God asks that we be a community of hope and boundless aspiration, a people who tell what God’s future entails and embody the values that adhere to a future utterly bound up in God’s plan for all history.

We Christians maintain the belief that we are saved in Christ.  In turn, we are only residing in the waiting room of life, but it is a waiting room that we are to tend and keep beautiful, to make safe and welcoming for others who need hope for the future.  As caregivers, we are also caretakers, and hopegivers, in this waiting room, balancing hospitality with service and self-care.

Caregivers stand in the shadow of a transformative past and a Holy Spirit that empowers us in the present, but our faith always looks ahead to a future in which Christ is pulling all things closer to that day when the Kingdom of God is fully realized.  Ours is a future-looking faith.

Our worldview does not share in the pessimism of others.  We do not fear the future as others do, for we know God is in charge and that the arc of history (as Martin Luther King, Jr. once stated) bends toward justice and grace.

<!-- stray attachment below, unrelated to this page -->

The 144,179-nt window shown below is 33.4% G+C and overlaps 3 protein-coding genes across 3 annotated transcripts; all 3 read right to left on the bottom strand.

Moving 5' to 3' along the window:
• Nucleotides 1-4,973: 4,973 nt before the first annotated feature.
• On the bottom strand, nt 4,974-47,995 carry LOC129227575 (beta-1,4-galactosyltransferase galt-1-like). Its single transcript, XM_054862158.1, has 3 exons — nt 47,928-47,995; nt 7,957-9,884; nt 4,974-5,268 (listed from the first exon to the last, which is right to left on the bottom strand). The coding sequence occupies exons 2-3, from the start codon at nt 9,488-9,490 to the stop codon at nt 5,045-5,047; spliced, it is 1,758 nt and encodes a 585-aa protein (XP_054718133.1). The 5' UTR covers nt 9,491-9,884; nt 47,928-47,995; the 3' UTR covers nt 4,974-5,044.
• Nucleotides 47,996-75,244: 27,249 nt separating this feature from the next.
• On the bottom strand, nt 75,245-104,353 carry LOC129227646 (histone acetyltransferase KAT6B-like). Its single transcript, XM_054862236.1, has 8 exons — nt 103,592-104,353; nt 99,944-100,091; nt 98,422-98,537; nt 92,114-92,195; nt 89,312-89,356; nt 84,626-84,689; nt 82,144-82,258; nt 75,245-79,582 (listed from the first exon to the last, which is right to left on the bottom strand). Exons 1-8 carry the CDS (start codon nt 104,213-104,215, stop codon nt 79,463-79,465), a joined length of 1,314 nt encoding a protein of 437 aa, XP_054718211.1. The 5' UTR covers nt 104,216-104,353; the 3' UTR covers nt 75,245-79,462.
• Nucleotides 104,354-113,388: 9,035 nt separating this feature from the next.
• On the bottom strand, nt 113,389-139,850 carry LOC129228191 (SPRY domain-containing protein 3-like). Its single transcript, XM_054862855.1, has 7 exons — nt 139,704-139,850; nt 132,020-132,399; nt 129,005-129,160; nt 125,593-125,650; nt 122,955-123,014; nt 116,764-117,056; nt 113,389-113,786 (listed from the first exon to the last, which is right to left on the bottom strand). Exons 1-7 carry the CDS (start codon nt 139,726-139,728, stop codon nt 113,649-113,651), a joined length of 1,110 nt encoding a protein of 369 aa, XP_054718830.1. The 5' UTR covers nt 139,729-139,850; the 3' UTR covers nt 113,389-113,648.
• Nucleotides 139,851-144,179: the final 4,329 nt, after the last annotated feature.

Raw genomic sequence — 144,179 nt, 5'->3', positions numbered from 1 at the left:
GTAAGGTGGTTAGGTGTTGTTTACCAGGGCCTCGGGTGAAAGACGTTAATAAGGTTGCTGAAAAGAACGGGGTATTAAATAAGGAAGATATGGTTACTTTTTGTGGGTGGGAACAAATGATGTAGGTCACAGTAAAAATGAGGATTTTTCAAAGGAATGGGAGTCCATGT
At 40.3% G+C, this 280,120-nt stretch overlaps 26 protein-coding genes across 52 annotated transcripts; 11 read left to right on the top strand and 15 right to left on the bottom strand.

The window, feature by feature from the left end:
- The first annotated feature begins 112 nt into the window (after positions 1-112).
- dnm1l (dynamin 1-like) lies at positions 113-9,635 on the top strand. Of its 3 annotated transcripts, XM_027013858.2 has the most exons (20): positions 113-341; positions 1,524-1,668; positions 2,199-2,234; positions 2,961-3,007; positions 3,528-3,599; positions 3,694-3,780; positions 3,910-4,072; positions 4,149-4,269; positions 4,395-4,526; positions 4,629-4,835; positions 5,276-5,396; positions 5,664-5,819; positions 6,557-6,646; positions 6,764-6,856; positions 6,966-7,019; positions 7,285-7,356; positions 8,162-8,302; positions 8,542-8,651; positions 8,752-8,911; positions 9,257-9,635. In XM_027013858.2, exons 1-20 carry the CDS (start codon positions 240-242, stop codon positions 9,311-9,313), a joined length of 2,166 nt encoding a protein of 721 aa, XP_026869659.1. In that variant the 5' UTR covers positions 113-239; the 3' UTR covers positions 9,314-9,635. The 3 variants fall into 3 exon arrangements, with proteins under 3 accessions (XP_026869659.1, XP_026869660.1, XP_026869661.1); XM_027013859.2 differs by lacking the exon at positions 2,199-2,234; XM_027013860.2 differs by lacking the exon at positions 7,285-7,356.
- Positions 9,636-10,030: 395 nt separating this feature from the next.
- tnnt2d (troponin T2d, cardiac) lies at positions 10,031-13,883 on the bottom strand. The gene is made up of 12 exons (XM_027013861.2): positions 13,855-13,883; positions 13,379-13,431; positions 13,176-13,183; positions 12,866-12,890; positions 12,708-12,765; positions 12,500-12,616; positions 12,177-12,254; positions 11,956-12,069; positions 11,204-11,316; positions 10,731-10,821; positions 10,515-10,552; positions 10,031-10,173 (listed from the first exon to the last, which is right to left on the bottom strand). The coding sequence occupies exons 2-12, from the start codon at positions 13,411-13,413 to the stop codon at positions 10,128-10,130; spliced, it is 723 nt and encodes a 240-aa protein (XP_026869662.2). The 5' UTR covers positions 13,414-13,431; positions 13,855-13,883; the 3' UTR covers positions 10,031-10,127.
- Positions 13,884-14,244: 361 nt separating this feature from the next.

Without fear entangling us, we can turn our attention to a meaningful life that is freed from paranoia and anxiety.  We can focus on justice by paying attention to our care receivers, the poor, caring for our environment, and being agents of reconciliation by combating violence in all its forms.

We also need to affirm that we are people with aspirations for all creation–and we must encourage our young people to aspire just the same.  This means working hard no matter the salary because we work with the joy of the Lord as our strength and the strength of the Lord as our refuge of peace.